- Hardcover: 224 pages
- Publisher: Basic Books; 1 edition (July 14, 2009)
- Language: English
- ISBN-10: 0465013058
- ISBN-13: 978-0465013050
- Product Dimensions: 6.1 x 0.8 x 9.2 inches
- Shipping Weight: 12.8 ounces
- Average Customer Review: 76 customer reviews
- Amazon Best Sellers Rank: #1,164,632 in Books (See Top 100 in Books)
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Unscientific America: How Scientific Illiteracy Threatens our Future 1st Edition
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From Publishers Weekly
Mooney, author of the bestselling The Republican War on Science, and Kirshenbaum, a marine scientist at Duke and former congressional science fellow, argue that the public ruckus caused when astronomers stripped Pluto of its planetary status demonstrates the disconnect between scientists and the general public, who share only a sense of mutual distrust. The authors place the blame for this squarely on both sides, as well as on the media (TV shows that misrepresent medical science and films that portray scientists as evil or nerdy), and plead for an improved level of discourse. But their repeated assertion that science and religion are compatible will not convince anyone who believes otherwise. Mooney showed his ideological colors in The Republican War on Science, and with their attacks on President Bush, he and his coauthor can't be accused of being nonpartisan here, despite their call for less partisan, nonideological debate. Some readers may also balk at paying $25 for a book nearly a third of which consists of notes and documentation. Nevertheless, Mooney and Kirshenbaum make valid arguments that can only help to further the public debate about these important issues. (July)
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“Non-scientists, and that includes most of us who work for newspapers or other media, owe it to themselves to read at least one book this year about the scientific issues facing the world. My pick is Chris Mooney and Sheril Kirshenbaum's Unscientific America.”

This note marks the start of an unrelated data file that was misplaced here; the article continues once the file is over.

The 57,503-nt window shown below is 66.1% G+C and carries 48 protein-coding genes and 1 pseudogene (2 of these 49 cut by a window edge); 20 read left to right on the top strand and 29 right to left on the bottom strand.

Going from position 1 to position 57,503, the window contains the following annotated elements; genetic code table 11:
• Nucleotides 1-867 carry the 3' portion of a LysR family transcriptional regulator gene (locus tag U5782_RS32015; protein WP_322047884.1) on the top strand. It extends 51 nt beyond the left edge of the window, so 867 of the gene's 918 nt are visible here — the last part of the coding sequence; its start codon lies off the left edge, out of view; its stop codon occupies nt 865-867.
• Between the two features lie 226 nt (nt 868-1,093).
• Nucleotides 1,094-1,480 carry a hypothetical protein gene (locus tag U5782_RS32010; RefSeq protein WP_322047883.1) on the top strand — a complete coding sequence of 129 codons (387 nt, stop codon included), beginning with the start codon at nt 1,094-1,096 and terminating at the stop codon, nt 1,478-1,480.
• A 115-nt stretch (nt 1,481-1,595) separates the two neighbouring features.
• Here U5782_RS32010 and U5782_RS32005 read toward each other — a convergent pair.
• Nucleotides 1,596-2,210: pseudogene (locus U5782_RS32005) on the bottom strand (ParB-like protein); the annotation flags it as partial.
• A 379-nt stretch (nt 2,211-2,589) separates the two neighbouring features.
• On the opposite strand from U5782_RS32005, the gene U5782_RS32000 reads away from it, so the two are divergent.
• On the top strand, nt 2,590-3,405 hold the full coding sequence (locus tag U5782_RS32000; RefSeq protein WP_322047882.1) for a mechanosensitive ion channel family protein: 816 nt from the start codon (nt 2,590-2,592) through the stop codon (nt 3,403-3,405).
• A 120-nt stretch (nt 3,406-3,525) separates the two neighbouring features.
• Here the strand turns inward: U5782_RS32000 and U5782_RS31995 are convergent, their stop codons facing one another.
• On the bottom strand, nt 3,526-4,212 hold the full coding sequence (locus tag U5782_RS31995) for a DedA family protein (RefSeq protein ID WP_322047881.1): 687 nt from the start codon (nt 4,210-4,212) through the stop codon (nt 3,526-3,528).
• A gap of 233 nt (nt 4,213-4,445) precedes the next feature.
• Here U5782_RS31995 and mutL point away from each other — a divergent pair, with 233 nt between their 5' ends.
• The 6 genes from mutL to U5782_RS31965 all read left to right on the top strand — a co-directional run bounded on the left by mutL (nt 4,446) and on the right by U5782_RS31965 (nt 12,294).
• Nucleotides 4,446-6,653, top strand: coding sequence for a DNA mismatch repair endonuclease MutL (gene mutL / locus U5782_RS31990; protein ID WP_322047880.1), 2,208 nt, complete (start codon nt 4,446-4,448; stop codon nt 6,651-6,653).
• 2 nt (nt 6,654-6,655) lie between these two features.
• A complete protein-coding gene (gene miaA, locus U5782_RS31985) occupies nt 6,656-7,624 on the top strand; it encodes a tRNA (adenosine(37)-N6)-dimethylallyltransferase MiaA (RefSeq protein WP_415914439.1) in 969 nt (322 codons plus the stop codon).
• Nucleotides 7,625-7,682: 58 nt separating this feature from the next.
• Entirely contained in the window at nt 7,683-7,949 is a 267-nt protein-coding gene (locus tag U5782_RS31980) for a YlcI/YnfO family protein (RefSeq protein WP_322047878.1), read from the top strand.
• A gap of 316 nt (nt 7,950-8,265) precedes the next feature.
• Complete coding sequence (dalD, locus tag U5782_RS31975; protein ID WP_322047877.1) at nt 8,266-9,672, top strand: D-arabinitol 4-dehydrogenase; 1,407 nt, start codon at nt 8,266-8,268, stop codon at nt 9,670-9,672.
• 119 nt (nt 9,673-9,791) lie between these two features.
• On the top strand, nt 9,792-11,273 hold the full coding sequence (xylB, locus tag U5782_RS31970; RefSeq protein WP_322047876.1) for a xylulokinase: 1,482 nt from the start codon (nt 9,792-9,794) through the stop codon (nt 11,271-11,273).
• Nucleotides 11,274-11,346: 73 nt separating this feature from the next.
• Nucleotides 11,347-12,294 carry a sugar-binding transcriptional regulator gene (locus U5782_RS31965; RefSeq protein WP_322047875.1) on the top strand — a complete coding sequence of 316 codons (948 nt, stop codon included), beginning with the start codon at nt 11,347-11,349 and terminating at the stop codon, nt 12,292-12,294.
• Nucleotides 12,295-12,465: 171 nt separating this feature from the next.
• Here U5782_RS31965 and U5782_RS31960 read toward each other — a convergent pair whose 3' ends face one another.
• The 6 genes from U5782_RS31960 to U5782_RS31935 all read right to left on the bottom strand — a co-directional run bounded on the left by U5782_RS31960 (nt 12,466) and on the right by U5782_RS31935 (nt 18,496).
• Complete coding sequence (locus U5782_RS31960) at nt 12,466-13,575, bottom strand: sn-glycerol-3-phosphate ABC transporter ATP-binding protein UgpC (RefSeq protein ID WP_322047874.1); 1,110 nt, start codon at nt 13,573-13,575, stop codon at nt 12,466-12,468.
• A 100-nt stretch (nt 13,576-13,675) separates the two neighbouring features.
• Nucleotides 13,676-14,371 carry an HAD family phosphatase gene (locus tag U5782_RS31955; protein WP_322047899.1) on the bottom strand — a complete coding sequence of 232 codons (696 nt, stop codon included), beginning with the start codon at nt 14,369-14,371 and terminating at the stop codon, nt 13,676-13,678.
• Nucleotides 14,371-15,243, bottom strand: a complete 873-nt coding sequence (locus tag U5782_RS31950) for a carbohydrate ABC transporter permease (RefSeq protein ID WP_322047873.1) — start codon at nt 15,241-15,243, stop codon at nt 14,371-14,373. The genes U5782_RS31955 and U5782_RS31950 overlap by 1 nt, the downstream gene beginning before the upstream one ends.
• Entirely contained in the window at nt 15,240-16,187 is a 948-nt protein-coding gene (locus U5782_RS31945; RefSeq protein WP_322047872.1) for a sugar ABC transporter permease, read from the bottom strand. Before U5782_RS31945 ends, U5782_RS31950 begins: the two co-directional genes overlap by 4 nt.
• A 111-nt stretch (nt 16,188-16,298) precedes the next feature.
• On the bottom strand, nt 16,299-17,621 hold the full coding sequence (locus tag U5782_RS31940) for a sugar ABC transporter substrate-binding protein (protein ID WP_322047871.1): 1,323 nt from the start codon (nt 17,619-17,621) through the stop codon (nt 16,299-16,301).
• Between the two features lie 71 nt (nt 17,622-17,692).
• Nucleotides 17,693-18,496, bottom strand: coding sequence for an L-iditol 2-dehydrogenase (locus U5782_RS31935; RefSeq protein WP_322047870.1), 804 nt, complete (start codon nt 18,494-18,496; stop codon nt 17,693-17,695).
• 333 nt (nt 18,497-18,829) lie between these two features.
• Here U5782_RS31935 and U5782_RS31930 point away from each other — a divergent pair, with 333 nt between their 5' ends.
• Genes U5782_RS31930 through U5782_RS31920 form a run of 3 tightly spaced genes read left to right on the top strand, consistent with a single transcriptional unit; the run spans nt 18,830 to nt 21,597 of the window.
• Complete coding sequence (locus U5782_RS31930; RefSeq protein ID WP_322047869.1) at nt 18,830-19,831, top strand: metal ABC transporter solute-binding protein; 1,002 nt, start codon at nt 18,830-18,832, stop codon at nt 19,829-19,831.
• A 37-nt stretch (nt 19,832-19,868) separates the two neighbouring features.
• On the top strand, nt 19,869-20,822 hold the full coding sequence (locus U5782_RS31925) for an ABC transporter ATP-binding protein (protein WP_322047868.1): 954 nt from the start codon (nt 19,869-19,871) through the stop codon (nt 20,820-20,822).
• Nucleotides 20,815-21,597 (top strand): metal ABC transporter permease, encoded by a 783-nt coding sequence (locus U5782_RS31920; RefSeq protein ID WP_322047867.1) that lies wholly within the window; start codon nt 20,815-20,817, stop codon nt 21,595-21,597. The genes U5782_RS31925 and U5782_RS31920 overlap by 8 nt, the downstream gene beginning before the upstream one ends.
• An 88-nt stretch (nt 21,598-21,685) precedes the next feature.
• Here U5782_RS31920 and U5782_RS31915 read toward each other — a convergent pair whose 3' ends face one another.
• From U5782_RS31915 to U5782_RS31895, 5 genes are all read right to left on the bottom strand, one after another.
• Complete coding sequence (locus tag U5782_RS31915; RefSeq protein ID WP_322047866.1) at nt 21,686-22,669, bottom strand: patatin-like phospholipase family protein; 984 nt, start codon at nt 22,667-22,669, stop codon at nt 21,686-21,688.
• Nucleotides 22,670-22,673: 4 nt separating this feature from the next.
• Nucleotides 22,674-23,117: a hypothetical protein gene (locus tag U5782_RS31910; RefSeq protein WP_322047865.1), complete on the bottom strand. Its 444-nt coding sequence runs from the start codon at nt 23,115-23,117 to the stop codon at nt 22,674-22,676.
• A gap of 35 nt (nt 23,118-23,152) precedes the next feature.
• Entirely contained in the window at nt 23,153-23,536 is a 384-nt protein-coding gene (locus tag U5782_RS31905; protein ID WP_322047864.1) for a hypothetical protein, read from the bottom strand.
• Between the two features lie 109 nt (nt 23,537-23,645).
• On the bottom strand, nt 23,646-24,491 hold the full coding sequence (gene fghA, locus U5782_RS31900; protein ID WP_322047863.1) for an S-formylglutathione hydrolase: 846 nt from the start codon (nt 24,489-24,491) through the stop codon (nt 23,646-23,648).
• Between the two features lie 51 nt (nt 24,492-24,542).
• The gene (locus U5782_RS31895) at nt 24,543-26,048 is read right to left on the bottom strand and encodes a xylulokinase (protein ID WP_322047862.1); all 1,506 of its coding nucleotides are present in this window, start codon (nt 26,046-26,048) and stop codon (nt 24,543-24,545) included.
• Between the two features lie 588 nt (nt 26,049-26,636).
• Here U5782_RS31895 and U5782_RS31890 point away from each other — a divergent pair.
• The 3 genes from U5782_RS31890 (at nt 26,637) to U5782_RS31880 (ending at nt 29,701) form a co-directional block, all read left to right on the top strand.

“[An] important book”
“A tour-de-force…engaging…this book should find readership beyond just science students to all students interested, or becoming interested, in current issues important to politics, education, and the general state of our nation."
Top customer reviews
This book identifies several possible causes for this situation including a long standing American anti-intellectualism, a cultural low regard for knowledge without obvious business application, the rise of the religious right, political partisanship, the increasing complexity and diversification of science, the end of the cold war and the space race, the failure of scientists to communicate their science, ludicrous documentaries such as “Expelled:”, and even internet. Internet (ironically a government funded science project) allows people instant access to ideologically-driven/political cherry picked and often bogus “science”, whilst the scientific processes of actual science takes years to grind through and analyze the outcome. The authors also blame the new atheists, Hollywood’s depiction of scientists, and scientists who are insensitive to culture, for the negative stereotyping of scientists and science. As a solution the authors are suggesting that scientists should become better communicators.